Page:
Heck, there's an example in suburban Miami. The Bacardi corporation purchased Calusa golf course in Kendall six or seven years ago. They attempted to turn it into a private course, and erect a huge wall blocking the view of adjacent homeowners. That plan failed as the economy slowed. Bacardi then ran Calusa into the ground. Intentionally. They operated the course out of a trailer and with a trailer, and later outhouses, as the sole bathrooms. The greens were destroyed, literally unplayable. The worst greenskeeper on the planet couldn't be that bad. Chemicals would produce massive barren spots. Then we'd hear they used the wrong chemical. Sure, that happens all the time from a specialist. It served exactly the purpose that Bacardi wanted it to serve, to run the regular golfers off the course. Parking lot all but vacant, day after day. Then Bacardi whined they couldn't make any money and closed the course in March 2011. Maybe they should sell their rum out of paper cups lined with mud and see how well they fare? That would be the equivalent. One minor problem for Bacardi, there's a 99 year covenant protecting that land as a golf course. It's not yet at the half way mark of the covenant. Bacardi knew all about that covenant. They didn't care in the slightest, about impact on the homeowners or anyone in the area who used the course for recreation. It's very familiar corporate tactics these days. I saw similar in Las Vegas from Billy Walters, purchasing golf course property then manipulating the Clark County Commission to get rid of restrictions on use of the land. In Calusa's case, with a huge winding property, it's estimated the land is worth $3 million as a golf course and $100 million if unrestricted. Bacardi closed the course in early 2011 and offered insulting $50,000 bribes to the 148 adjacent homeowners to sign a waiver on the covenant. They needed 75% signatures to free up the land. Not surprisingly, Bacardi was 100% self concerned. They offered the $50,000 to ONLY the first 75% who signed. Hilarious. Corporate greed at its finest. We'll wrangle the minimum we need then comfortably ignore everybody else. But along the line we'll claim the homeowners are our utmost concern. Sometimes you can't make this stuff up. Bottom line, the homeowners didn't cave. Expensive homes along that route. Not gullible suckers. Nice handicapping, Bacardi. Covenant was upheld, despite Bacardi's expensive hired gun lawyers. And it only gets better. Bacardi has given up on persuading the homeowners and is now SUING them. That's right, since you didn't bow down to our corporate desperation for that $100 million, cave in to our bribe, and swallow our talking points, we're now suing each and every one of you.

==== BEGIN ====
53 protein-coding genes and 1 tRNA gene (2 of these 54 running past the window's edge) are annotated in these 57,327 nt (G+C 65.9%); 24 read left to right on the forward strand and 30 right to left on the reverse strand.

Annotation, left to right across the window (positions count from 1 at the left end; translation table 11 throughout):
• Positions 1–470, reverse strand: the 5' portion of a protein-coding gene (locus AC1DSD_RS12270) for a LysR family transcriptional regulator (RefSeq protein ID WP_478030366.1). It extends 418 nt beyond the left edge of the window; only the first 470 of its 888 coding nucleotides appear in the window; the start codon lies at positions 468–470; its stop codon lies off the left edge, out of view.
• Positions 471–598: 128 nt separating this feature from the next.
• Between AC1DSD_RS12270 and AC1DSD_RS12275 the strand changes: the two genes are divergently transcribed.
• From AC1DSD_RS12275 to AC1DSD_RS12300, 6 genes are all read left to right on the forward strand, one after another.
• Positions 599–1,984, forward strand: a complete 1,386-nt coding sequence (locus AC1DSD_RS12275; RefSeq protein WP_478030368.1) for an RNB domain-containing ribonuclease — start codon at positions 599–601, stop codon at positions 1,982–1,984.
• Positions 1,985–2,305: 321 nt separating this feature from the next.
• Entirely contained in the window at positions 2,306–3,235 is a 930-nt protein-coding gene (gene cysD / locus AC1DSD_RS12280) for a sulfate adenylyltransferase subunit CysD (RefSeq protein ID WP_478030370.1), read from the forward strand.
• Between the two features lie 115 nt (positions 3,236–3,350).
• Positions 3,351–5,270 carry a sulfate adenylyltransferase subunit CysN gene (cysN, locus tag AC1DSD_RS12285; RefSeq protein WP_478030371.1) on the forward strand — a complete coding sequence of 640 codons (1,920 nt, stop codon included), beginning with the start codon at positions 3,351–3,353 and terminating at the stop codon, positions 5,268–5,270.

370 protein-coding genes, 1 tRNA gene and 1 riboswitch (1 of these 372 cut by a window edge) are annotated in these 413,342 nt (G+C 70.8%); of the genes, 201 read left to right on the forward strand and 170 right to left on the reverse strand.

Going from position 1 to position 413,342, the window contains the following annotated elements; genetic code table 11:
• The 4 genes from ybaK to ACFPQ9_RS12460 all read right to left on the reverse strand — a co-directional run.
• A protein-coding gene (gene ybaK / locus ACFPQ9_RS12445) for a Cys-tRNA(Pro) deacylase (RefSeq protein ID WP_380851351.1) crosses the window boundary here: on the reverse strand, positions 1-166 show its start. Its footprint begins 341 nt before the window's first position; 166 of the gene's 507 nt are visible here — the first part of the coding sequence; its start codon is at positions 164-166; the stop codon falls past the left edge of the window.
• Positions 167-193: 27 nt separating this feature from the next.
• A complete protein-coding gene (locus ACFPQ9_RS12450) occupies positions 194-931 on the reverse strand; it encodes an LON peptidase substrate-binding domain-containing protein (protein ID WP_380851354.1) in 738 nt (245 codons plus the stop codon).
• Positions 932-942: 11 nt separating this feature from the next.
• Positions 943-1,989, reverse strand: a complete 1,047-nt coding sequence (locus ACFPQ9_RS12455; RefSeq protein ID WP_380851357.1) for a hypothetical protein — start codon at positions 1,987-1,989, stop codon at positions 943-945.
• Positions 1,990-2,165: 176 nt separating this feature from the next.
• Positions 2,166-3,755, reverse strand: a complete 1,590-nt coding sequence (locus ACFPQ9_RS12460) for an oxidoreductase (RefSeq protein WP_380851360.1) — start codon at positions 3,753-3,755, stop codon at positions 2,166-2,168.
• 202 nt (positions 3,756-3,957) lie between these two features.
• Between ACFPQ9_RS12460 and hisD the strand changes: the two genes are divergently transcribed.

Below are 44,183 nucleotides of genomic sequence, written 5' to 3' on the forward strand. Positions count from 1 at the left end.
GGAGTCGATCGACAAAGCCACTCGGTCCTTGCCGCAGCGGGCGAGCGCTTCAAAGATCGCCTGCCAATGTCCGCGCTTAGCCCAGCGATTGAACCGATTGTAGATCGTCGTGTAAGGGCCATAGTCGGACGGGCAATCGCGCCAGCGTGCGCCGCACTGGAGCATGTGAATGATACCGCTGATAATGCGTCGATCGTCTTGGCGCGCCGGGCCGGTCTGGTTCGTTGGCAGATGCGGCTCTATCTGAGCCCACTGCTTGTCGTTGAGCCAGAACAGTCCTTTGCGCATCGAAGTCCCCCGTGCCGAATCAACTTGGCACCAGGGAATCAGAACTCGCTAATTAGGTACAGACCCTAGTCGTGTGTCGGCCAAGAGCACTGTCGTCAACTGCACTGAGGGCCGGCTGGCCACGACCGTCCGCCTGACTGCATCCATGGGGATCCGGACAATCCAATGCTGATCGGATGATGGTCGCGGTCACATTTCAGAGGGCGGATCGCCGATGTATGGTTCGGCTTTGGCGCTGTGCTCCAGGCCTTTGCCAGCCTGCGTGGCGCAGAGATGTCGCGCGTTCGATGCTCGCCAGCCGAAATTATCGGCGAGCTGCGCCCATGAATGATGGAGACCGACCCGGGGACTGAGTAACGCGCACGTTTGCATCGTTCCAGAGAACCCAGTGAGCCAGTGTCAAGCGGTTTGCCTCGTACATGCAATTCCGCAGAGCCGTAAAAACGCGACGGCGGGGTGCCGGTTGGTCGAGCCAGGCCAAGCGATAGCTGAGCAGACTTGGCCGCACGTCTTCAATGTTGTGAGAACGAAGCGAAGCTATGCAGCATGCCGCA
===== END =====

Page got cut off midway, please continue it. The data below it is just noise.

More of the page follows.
Sorry for the post. It may not fit in this forum so I intentionally cramped it into on one paragraph. The fact that so many ignoramuses coddle corporations and look the other way regardless of what they do is the most disgusting aspect of society right now, IMO.

    Back to the refs, I'm not sure if it's irony or karma that the state that's been the focal point of the recent anti-union push had its cherished professional sports team screwed by scab labor.
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  4. -24
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    Quote Originally Posted by Awsi Dooger View Post